Civil war has been raging in Syria since 2011. The Assad regime and anti-government militias have been committing serious war crimes for years and cutting off all supplies for their own population. Within four years, 230,000 people die, are either tortured, imprisoned or arbitrarily kidnapped. Millions of people are therefore forced to flee and leave their homes.
In 2015 around 890,000 asylum seekers came to Germany – most of them from Syria. Many take the perilous route across the Mediterranean Sea to get to Europe. Not knowing if they and their families would survive the journey. Bassam Alsalem is one of them in 2015. In the 329th episode of the "Today Important" podcast, he reports on his experiences and his new life in Germany.
When Bassam Alsalem embarks on his journey to Europe, he is just 15 years old. The teenager has one goal: "It was clear to me that I wanted to go to Hamburg," because HSV – his favorite football club – plays in Hamburg. Before the war everything was simpler. He comes from a "small mini village" in Syria. He had a beautiful life, with lots of fun and a home "filled with peace".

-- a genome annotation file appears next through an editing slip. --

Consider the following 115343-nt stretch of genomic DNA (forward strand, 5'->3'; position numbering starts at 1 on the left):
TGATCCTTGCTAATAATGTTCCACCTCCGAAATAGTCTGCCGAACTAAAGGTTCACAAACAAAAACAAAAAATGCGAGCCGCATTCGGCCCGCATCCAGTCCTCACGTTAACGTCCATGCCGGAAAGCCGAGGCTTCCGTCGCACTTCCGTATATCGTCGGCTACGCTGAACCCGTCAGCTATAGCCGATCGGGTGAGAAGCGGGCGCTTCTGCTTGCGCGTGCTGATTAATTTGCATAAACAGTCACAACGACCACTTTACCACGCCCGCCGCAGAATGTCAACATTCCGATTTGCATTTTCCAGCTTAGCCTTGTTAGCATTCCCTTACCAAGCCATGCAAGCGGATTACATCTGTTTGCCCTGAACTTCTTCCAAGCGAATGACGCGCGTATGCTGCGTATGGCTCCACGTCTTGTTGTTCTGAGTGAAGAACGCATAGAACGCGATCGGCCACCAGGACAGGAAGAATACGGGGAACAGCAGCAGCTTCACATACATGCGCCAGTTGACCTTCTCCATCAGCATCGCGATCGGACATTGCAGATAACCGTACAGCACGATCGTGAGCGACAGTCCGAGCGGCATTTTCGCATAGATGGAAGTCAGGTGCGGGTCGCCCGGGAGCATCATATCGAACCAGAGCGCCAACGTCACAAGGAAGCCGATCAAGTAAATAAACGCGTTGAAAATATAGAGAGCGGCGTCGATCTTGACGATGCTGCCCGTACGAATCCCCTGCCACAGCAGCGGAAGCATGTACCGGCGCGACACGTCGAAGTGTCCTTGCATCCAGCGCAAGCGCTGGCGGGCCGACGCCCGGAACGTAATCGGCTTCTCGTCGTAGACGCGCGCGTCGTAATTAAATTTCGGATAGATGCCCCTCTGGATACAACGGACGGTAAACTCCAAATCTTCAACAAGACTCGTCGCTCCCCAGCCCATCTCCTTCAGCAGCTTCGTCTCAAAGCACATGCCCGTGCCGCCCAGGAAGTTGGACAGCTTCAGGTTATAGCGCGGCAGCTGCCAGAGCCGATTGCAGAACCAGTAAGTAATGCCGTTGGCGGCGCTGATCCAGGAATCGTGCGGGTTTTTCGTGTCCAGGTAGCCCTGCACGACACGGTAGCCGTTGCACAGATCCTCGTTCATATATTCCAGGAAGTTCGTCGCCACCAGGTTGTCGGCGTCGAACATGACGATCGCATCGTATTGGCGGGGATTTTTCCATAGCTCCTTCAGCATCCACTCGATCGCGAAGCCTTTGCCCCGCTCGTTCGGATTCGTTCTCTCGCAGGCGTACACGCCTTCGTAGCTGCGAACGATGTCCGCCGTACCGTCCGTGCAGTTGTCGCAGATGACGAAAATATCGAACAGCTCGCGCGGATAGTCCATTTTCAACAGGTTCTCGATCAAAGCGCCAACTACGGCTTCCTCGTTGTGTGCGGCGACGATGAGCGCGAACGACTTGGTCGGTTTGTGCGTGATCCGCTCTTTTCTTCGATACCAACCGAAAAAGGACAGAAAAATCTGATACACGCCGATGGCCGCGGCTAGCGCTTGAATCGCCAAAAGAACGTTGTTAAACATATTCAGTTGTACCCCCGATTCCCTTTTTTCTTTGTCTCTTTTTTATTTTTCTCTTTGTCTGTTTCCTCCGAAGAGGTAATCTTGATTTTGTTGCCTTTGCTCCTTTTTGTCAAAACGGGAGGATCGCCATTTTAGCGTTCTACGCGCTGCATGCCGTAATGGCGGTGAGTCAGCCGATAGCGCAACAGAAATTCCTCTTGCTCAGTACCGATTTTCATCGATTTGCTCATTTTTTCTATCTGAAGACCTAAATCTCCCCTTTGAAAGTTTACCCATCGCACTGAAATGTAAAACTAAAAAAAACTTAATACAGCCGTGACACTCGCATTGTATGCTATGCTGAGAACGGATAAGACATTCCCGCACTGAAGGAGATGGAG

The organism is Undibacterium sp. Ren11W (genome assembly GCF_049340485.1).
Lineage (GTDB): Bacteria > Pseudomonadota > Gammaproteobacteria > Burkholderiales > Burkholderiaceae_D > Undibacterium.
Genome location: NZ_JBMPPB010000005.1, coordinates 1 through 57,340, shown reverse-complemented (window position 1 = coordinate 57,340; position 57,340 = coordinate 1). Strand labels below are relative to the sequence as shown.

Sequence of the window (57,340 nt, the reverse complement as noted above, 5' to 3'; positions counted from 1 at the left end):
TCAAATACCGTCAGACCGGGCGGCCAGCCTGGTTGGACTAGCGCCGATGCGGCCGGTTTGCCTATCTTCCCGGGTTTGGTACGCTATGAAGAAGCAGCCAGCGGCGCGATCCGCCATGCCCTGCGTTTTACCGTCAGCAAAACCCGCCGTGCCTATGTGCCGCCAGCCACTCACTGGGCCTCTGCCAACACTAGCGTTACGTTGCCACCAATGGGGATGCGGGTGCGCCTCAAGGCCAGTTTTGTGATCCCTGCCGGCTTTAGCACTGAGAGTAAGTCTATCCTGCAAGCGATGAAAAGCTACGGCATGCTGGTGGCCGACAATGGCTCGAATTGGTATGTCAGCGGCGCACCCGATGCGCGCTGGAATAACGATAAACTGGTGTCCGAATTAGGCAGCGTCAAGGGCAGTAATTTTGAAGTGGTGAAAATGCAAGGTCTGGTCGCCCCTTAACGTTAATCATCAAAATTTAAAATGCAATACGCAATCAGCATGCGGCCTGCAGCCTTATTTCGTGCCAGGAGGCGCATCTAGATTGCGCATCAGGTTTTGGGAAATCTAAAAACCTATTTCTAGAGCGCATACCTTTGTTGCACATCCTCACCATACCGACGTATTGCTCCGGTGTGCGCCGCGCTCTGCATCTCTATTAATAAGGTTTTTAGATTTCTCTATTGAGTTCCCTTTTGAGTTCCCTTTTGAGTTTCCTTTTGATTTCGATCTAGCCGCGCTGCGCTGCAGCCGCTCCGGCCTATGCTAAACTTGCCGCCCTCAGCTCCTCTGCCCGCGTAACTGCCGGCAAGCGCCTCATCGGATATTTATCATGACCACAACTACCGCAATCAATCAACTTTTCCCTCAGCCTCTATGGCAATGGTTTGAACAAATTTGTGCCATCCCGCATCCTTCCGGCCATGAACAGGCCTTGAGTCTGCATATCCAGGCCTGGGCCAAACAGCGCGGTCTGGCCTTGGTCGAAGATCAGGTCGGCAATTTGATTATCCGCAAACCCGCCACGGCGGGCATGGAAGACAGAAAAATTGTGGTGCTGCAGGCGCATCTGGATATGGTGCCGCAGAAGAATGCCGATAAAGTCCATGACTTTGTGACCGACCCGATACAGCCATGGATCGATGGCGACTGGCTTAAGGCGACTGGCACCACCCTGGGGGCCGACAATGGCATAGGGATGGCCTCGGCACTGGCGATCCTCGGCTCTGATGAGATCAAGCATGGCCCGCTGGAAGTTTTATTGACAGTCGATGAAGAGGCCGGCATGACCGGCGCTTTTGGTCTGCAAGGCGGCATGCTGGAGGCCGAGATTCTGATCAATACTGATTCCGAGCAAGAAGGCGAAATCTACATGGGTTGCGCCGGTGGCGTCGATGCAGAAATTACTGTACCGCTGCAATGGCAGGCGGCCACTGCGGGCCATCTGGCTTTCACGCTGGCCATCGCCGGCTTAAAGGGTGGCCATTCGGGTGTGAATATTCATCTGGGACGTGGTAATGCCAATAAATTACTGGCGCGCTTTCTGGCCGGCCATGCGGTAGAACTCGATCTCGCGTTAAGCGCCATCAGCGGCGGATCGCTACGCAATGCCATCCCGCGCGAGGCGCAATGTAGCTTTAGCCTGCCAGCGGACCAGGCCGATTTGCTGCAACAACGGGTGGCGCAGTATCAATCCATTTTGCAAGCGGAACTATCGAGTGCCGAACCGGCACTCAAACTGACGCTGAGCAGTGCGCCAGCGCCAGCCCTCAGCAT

Things looked different two to three years after the war started – the feeling of security was gone and Bassam Alsalem could no longer enjoy his life. So the then 15-year-old decides to flee for a better life and a secure future. He is able to convince his parents, but then comes the hardest part: saying goodbye. And despite all the experiences he made while fleeing, he says clearly: "This farewell is the only really intense experience in my life."
Sure, opinionated, on the 12: "important today" is not just a news podcast. We set topics and initiate debates - with attitude and sometimes uncomfortable. Host Michel Abdollahi and his team of stern and RTL reporters speak to the most exciting people from politics, society and entertainment. They let all voices have their say, both the quiet and the loud. Anyone who hears "important today" starts the day well-informed and can have a well-founded say.
Although it's hard for him, he comes to Germany. Bassam Alsalem is not only concerned with escaping the war. He wants a future, a career, a life. And he works hard for it, because he is certain: "If you don't try and do nothing, then this happiness doesn't come by itself." Today he can speak fluent German and will start his apprenticeship today - he has a future. Unlike many people from his first homeland: "Unfortunately, there isn't a completely normal life in Syria that a normal person deserves." There is still war there. Hardly anyone reports about it anymore, criticizes Bassam: "The world isn't interested at all."
Don't miss an episode of "Today's Important" by subscribing to our podcast on: Audio Now, Spotify, Apple Podcasts, Deezer, Castbox or your favorite podcast app. If you have any questions or suggestions, please write to us at firstname.lastname@example.org.